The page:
On August 26, 2014, Illinois Governor Pat Quinn signed legislation (House Bill 00008), amending the Illinois Human Rights Act (IHRA) to expand employment protections for employees and applicants related to pregnancy, childbirth, and related conditions. The amendments outline an Illinois employer’s obligations to consider an employee’s request for a reasonable accommodation due to pregnancy, childbirth, or related medical conditions. Beginning January 1, 2015, all Illinois employers must comply with the updated requirements, which protect all full-time, part-time, and probationary employees.
Under the amendments, an employer must provide a reasonable accommodation for any medical or common condition related to pregnancy or childbirth, upon a request by an employee or applicant, unless the employer can demonstrate that the accommodation would impose an “undue hardship” on ordinary business operations. Employers may request documentation from the employee’s health care provider concerning the need for the requested reasonable accommodation to the same extent documentation is requested for conditions related to disability if the employer’s request for documentation is job-related and consistent with business necessity. The employee and employer are further required to “engage in a timely, good faith, and meaningful exchange to determine effective reasonable accommodations.”
Employers may not deny employment opportunities or take adverse employment action against otherwise qualified applicants or employees if the decision is based on the employer’s need to make such reasonable accommodations. Employers also may not force employees to accept an accommodation that they did not request or to which they did not agree, and may not force employees to take leave if another reasonable accommodation is available. The amendments also provide for reinstatement rights for affected employees.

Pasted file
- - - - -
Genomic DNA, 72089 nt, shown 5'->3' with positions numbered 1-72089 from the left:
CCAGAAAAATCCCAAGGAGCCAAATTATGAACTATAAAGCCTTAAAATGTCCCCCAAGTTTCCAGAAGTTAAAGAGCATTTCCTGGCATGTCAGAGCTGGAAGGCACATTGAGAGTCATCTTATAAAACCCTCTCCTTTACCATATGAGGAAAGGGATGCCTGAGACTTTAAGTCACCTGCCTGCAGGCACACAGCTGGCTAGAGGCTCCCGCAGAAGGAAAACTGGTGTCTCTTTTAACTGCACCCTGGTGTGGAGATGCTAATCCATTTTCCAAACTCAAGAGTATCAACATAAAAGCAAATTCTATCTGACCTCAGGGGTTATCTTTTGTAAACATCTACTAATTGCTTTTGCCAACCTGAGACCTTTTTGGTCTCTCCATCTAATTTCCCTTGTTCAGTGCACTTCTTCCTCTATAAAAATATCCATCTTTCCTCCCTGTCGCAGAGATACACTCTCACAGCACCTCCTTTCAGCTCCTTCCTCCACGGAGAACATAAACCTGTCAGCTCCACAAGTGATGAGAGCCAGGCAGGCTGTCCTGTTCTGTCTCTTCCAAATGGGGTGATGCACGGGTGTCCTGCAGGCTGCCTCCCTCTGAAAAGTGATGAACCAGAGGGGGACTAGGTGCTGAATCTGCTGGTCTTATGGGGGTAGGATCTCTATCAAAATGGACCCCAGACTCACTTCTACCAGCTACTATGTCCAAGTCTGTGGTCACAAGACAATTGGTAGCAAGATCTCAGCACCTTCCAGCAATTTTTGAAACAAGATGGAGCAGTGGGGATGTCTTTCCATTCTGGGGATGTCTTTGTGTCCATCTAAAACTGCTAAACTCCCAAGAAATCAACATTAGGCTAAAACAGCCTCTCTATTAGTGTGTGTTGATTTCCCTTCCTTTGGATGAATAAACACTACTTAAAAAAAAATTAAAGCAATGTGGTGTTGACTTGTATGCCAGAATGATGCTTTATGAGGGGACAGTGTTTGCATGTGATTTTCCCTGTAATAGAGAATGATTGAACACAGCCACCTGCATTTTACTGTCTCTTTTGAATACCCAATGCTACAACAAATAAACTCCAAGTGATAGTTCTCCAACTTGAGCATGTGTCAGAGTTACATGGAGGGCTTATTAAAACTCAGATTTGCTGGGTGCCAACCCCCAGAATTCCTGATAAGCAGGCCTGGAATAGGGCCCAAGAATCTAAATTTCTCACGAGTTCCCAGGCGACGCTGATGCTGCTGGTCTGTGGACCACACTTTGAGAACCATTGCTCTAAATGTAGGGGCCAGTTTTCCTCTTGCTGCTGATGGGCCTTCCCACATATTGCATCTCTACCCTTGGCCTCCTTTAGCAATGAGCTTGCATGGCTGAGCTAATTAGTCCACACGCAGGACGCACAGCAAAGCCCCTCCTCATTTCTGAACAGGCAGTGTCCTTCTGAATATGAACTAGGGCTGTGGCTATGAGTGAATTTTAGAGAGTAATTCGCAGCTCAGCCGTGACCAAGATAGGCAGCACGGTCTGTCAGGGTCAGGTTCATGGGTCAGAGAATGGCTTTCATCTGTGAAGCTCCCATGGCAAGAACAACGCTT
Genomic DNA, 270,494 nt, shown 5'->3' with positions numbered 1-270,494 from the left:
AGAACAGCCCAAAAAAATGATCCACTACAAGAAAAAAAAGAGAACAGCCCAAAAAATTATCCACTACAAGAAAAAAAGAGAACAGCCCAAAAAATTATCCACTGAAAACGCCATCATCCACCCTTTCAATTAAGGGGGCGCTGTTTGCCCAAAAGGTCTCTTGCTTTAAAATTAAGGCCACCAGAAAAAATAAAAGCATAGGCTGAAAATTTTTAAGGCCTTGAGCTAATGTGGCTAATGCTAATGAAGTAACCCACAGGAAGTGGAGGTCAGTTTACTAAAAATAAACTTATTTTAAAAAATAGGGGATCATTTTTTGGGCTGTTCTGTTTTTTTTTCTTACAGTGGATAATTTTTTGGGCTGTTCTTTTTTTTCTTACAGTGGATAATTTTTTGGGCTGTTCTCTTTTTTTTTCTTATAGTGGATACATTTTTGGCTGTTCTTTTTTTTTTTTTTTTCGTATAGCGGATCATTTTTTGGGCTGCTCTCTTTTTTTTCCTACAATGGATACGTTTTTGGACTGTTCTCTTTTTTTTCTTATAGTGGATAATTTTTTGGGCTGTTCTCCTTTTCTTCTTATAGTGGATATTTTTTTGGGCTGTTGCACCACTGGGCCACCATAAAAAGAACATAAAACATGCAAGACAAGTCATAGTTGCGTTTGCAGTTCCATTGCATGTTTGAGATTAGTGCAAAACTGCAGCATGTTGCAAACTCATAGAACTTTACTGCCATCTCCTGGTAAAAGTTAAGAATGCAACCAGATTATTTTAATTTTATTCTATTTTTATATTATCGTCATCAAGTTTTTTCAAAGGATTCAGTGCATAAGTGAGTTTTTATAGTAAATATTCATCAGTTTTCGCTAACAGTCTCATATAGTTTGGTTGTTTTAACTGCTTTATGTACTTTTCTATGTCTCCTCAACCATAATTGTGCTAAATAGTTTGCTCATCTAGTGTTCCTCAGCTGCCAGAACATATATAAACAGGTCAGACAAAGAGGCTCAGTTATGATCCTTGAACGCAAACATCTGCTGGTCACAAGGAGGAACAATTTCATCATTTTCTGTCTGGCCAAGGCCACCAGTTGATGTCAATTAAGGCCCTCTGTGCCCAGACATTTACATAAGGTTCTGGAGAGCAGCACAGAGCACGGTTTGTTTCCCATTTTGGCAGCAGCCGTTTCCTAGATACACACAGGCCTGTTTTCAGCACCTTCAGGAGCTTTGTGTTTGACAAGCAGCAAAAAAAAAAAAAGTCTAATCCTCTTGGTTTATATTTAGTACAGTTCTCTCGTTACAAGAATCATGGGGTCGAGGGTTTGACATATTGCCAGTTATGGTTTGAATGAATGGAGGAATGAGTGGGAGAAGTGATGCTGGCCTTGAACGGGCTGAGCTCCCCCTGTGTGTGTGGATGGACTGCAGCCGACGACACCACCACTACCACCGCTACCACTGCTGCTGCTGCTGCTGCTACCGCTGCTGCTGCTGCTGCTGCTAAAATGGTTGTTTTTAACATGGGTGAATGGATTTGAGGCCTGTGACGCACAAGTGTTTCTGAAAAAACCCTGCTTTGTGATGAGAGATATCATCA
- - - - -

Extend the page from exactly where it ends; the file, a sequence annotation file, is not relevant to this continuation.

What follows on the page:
Moreover, employers are not required to create additional employment opportunities for women affected by pregnancy or childbirth conditions unless the employer does so for other employees who request accommodations. Employers also will not be required to discharge or transfer another employee, or to promote an unqualified employee, to accommodate women covered under the amendments unless the employer does so for other employees who request such accommodations.
The amendments further set forth that “undue hardship” means “an action that is prohibitively expensive or disruptive when considered in light of the following factors:”
- the nature and cost of the accommodation;
- the overall financial resources of, the number of persons employed at, the effect on expenses and resources of, and other impacts on the operations of the facility involved;
- the overall financial resources; the overall number of employees; and the number, type, and location of the facilities of the employer involved; and
- the type of operations of the employer and relationship of the facility involved to the overall operations of the employer.
Finally, under the amendments, employers are required to post – in a conspicuous location – and include in any employee handbook, information concerning an employee’s rights under the amended IHRA. The Illinois Department of Human Rights will provide, on its website, the required notice documents.
Illinois joins at least seven other states (California, Connecticut, Hawaii, Louisiana, Maryland, New Jersey, and West Virginia) in requiring private employers to consider an employee’s request for an accommodation due to pregnancy, childbirth, or related conditions. See our prior client briefings covering the New York City’s Human Rights Law and New Jersey. In addition, on July 14, 2014, the Equal Employment Opportunity Commission (EEOC) issued an enforcement guidance “Pregnancy Discrimination and Related Issues,” along with a question and answer document about the guidance and a Fact Sheet for Small Businesses. See EEOC Releases New Guidance Regarding Pregnancy Discrimination.
Therefore, employers are reminded to review equal employment opportunity, reasonable accommodation, and leave policies, as well as related procedures, forms, and training materials, to ensure pregnancy, childbirth, and related medical conditions are in compliance with all federal, state, and local laws.